A multi-panel event, titled “The Other America: Still Separate. Still Unequal.,” was held Friday at the Michigan Union to highlight continuing racial injustices from economic, social and political standpoints, while commemorating Martin Luther King Jr.’s legacy. The conference presented three panels throughout the day on discrimination African Americans face in today’s society.
The conference was organized by Rackham students Hakeem J. Jefferson and Steven Moore. Each panel examined a different realm of racial injustice and inequality, ranging from mass incarceration and police violence to socioeconomic and educational inequalities. This event followed Martin Luther King Jr. Day celebrations on Jan. 15, and gave the audience a deeper insight into the realities African American life in the U.S. in a way that indicated much of the fight against racism is far from over.
By discussing a breadth of subtopics in the conference, such as economic inequality and inequities in healthcare, Jefferson said this event challenged conventional events that only focus on one strain of inequality experienced by African Americans.
“This was an ambitious attempt to bring a real academic focus to these questions of inequality that Black people face in the U.S.,” Jefferson said.
Megan Ming Francis, associate professor of political science at the University of Washington, spoke to the audience on “The Strange Fruit of American Politics,” which included allusions to both past and current racial issues, such as the August incidents in Charlottesville. Additionally, Francis stressed top universities don’t typically host events with such directness surrounding racial injustice, emphasizing the importance of the conference.
“These types of conferences don’t happen at institutions,” Francis said. “In so many ways, I think this conference is history-making.”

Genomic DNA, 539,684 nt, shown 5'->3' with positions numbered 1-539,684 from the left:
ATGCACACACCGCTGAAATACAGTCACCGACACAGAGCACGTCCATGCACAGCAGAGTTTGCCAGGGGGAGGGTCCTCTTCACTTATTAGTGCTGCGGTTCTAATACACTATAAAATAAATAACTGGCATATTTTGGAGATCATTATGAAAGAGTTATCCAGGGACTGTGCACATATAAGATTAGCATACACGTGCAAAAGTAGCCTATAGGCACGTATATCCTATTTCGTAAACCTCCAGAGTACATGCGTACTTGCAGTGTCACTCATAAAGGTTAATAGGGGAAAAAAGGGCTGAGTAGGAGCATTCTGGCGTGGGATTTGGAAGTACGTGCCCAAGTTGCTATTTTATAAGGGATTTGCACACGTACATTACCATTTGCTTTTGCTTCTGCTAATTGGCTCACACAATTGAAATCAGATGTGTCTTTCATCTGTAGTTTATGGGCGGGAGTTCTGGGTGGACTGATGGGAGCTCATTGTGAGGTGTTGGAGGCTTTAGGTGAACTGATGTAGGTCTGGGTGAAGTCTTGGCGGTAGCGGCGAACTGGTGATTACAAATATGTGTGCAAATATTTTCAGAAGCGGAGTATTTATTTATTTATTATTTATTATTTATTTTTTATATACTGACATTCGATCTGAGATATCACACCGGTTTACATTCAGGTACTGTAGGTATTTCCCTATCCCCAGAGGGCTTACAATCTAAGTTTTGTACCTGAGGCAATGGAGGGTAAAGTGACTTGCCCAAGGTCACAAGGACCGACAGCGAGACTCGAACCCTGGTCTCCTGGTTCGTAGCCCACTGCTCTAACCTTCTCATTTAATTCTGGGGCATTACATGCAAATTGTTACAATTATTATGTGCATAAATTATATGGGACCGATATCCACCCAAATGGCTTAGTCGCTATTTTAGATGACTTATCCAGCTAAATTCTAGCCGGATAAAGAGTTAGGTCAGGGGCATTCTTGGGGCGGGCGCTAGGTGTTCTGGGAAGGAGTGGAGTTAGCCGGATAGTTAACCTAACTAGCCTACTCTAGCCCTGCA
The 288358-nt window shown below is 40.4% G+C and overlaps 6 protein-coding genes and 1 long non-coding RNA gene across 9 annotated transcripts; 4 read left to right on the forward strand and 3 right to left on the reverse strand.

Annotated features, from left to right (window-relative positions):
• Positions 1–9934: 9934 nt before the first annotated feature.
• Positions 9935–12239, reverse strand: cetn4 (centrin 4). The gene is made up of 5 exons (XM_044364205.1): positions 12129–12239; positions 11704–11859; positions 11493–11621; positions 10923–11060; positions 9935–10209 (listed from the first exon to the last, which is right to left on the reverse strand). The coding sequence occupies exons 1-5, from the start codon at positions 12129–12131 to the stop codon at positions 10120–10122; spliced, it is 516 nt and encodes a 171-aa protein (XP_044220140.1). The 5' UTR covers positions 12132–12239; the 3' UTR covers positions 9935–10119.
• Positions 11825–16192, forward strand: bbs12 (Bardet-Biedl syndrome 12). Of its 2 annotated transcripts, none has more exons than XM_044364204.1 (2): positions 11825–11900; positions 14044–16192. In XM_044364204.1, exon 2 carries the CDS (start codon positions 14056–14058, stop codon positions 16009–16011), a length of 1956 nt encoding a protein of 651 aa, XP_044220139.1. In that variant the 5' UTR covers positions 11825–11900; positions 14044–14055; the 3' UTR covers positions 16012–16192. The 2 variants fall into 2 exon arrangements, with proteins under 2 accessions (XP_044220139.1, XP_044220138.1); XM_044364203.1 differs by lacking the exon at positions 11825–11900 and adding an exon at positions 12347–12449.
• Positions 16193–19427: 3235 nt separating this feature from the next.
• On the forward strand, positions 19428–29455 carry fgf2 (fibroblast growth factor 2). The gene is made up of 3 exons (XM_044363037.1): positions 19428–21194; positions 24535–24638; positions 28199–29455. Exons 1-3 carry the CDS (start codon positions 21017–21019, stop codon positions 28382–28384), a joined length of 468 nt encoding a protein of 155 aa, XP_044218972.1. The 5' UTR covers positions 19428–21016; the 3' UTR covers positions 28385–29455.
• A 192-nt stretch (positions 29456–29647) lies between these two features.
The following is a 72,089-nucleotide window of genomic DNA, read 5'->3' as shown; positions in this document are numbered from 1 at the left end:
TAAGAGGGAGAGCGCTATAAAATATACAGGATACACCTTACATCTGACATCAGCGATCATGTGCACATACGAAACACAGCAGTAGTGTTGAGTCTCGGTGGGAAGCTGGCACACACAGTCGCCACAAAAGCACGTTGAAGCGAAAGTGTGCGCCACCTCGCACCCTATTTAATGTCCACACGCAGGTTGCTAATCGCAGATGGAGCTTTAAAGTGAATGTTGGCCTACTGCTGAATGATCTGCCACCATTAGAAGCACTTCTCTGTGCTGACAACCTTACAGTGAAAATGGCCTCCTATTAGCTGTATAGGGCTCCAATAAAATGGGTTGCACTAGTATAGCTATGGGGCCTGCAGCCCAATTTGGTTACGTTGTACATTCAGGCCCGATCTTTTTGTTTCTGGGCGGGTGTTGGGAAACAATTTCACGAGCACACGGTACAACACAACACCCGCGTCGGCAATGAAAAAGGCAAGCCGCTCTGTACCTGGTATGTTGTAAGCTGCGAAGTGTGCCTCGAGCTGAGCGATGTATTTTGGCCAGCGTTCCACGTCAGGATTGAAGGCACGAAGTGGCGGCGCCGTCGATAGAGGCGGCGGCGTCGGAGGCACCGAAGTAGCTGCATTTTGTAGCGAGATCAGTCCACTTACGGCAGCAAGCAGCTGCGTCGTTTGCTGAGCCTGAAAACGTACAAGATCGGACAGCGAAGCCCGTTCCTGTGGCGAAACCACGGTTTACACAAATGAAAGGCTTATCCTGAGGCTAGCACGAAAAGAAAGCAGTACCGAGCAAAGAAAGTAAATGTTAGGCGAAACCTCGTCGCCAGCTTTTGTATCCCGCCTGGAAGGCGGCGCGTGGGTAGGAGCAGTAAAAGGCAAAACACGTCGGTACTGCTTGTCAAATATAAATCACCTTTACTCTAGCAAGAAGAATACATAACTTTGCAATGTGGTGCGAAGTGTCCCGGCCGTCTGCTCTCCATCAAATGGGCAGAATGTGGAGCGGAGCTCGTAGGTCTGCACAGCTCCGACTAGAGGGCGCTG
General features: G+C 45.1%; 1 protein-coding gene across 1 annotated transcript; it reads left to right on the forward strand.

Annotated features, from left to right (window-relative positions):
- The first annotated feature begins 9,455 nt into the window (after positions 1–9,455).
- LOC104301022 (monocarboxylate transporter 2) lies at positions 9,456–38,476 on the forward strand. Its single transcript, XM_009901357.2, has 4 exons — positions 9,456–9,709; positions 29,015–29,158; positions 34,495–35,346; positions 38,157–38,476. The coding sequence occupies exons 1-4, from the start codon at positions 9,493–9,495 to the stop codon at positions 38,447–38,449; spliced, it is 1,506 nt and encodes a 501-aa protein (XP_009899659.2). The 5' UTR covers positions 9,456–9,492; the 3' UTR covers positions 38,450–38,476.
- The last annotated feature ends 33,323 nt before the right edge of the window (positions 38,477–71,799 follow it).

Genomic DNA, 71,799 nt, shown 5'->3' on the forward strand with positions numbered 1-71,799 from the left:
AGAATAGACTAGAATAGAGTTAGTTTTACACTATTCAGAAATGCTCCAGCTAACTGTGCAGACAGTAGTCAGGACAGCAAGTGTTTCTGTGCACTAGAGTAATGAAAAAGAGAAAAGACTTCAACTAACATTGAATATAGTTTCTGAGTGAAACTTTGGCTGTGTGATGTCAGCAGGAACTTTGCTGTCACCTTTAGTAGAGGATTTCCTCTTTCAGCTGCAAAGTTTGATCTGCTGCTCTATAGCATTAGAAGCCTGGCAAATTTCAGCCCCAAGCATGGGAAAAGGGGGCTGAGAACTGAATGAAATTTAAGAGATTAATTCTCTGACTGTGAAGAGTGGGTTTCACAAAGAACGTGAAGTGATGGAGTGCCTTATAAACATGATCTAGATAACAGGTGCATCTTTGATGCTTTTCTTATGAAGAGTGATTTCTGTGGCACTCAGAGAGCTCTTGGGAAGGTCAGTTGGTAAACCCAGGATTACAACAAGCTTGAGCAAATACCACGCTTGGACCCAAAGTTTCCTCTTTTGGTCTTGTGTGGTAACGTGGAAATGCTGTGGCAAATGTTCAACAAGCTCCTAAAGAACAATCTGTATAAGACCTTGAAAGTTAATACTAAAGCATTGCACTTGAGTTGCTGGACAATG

The panel also featured Frank Baumgartner, professor of political science at the University of North Carolina, Chapel Hill. Baumgartner touched on issues of criminal justice and the gap between Blacks and whites being questioned or searched at a traffic stop. In his presentation, Baumgartner cited the greater likelihood of being searched as an African American and the consequences of racial profiling on the roads. Baumgartner also noted age and gender, in addition to race, play a role in the probability of being pulled over.
“(Racial profiling) is not a Southern thing, it’s not an old Confederacy thing … it’s an American thing, and it’s ubiquitous,” Baumgartner said.
Andrea Ritchie’s presentation, “Invisible No More: Police Violence and Criminalization of Black Women—Remedies and Resistance,” concentrated on issues pertaining to increased discrimination toward Black transgender women. Ritchie, a researcher in residence at the Barnard Center for Research on Women, noted that one in two Black transgender women will be incarcerated in their lifetime, thus making them the most incarcerated population the United States.
Ritchie finished by bringing the conversation back into the overarching theme of Martin Luther King Jr. and his legacy as a leader in the movement for civil rights and racial equality. King’s hopes of desegregation and building a society free from racial discrimination are still being fought for today.
“We all need to commit to realizing Dr. King’s dream a world free from police brutality, which is the only way we’ll achieve Black liberation,” Ritchie said.